There are many details to consider before entering this burgeoning market.
Brian Berk, Convenience Store News
NATIONAL REPORT — On-demand alcohol delivery can be a lucrative incremental business for convenience store retailers, but there are many details to consider before taking the plunge.
Right from the outset, c-store retailers should consider two things, according to Blaine Grinna, director of retail partnerships at Drizly, an online ordering and delivery platform that facilitates the delivery of alcohol from local retailers, including convenience stores.
“First, are you already participating in e-commerce in any capacity? Are you delivering some subset of your food through other marketplaces or your own native channel? Or is alcohol e-commerce brand new?” Grinna said. “I would look at what my inventory set looks like, who the potential partners are I can work with and within alcohol, treat each market separately.”
A second must for any c-store retailer considering a foray into alcohol delivery is to know the regulatory landscape; namely, being familiar with all state and local laws within the area the c-store retailer serves.
“It could be at the state level, county level or local municipality level. You must know if there are any regulations that will prevent you from being able to participate in alcohol e-commerce,” Grinna relayed. “Curbside pickup is an option in some places and delivery is not. And in some places, delivery is only available via your staff vs. being able to leverage a third-party provider for last-mile services.”
Unfortunately, most states do not have one easy location to find these answers. State websites can provide some insights, Grinna said, but probably not all of them. He recommends retailers contact their local division of alcohol beverage control.
Once regulatory concerns are solved, c-store retailers can focus on what to offer customers via on-demand alcohol delivery. According to data compiled by The Boston Beer Co., maker of Samuel Adams, Dogfish Head, Truly Hard Seltzer and Twisted Tea, wine accounts for 42 percent of online sales via retail channels, followed by beer at 38 percent and spirits at 20 percent.
Zeroing in on the beer category, hard seltzer is the biggest segment, comprising one quarter of total sales. However, premixed cocktails experienced the most growth in this category in 2021, rising 115 percent compared to the prior year, Nielsen research revealed.
DoorDash, a provider of last-mile logistics for many c-stores, including alcohol delivery, stated in its recent Grocery Online Ordering Trends Report that all alcohol types, including hard cider, alcohol, wine and beer, saw more than 100-percent growth on its platform when comparing orders from January to June 2021 to orders during the same period in 2020.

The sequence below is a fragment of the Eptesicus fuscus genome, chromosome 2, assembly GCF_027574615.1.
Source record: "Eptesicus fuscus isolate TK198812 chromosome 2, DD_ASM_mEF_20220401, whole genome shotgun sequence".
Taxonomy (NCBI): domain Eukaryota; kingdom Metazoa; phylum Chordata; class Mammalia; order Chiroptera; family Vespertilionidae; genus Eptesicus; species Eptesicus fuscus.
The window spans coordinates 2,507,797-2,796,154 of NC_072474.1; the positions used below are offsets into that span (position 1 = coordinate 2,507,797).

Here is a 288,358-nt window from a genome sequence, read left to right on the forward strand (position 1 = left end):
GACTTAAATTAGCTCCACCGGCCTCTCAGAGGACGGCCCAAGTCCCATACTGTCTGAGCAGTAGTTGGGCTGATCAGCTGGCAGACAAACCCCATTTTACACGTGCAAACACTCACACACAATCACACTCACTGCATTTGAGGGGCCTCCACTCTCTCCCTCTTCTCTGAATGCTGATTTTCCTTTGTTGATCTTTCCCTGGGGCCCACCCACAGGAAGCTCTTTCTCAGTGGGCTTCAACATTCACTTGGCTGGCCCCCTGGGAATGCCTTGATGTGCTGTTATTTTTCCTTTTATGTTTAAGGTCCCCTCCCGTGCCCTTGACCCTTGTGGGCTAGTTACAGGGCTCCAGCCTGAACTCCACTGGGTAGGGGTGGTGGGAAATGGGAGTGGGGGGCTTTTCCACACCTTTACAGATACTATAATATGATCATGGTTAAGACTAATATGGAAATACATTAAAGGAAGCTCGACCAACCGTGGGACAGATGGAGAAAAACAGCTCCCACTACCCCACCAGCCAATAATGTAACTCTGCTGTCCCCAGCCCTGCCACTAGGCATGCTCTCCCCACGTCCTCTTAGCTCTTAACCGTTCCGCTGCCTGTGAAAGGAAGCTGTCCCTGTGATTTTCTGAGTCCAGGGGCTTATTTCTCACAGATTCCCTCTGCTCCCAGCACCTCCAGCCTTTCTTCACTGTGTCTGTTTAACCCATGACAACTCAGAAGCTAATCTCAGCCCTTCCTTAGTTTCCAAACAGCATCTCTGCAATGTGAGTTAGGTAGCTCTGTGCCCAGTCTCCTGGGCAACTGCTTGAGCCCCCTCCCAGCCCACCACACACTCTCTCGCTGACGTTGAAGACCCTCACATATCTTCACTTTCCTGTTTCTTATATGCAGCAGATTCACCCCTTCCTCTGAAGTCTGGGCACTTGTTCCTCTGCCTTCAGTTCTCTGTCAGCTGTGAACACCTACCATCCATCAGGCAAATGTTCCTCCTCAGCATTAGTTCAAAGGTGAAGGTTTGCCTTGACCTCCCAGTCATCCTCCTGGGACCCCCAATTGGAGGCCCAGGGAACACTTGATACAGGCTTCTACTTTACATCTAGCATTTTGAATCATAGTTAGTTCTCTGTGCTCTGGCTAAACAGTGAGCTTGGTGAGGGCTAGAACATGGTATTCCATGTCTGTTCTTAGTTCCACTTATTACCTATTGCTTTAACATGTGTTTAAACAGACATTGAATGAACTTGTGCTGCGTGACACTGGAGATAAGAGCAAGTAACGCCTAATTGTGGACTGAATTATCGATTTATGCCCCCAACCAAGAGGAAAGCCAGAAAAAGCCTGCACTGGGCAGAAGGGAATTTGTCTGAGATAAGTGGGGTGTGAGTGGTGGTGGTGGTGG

“As retailers expand their alcohol and non-ABV beverage offerings, they should take note of what customers in their area are particularly drawn to and curate their stock or menu based on that,” advised Caitlin Macnamara, director of alcohol strategy and operations at DoorDash.
If operations and staffing allow, she recommends matching the in-store selection to the delivery menu. “If a retailer is constrained to a subset of items, they should consider featuring top sellers and a variety of brands and sizes. For example, offering both large pack sizes for consumers hosting a party and ready-to-drink options for consumers enjoying a drink with their purchase allows retailers to appeal to a variety of audiences,” she explained.
C-store retailers also should not overlook opportunities for add-on sales. “Complementary items can also sell well. Think about cups, ice and items that are considered mixers,” Grinna noted. “Those are extra add-ons to round out the cart. Snacks are another thing you can offer.”
Delivery fees is another factor all c-store retailers must consider. While consumers who purchase alcohol online may be expecting a fee for the convenience of delivery, knowing just how much of a fee to charge can be challenging. A positive is that retailers can adjust their fees in real-time, and operators of multiple stores can test different pricing for different stores to ensure a good margin, according to Grinna.
“There is no one-size-fits-all plan. It is market dependent, store dependent, and will evolve as the marketplace evolves,” he said.
The Drizly executive added there is one caveat. “There are some states where pricing in-store and online need to match,” he said. “So, that is another place where you must do your due diligence beforehand to find out what is permissible and what is not.”
When all is said and done, the decision to offer on-demand alcohol delivery boils down to whether the service enables c-store retailers to gain more sales overall, or if it is simply shifting in-store sales to online. Both DoorDash and Drizly have conducted research on this topic.
“What we found is that it is overwhelmingly, delivery customers are not walking through the store’s doors,” Grinna stated. “Customers are finding new stores. They are shopping at stores where they have not entered the physical storefront. That is of great value to a retailer.”
DoorDash research released in the summer of 2021 cited that alcohol purchases on its platform may increase merchant sales subtotals by up to 30 percent. Macnamara also pointed to a recent Nielsen report that concluded "alcohol is the fastest-growing e-commerce vertical across all consumer packaged goods, and many retailers and restaurants on DoorDash see increased sales due to the reach and visibility of the DoorDash Marketplace."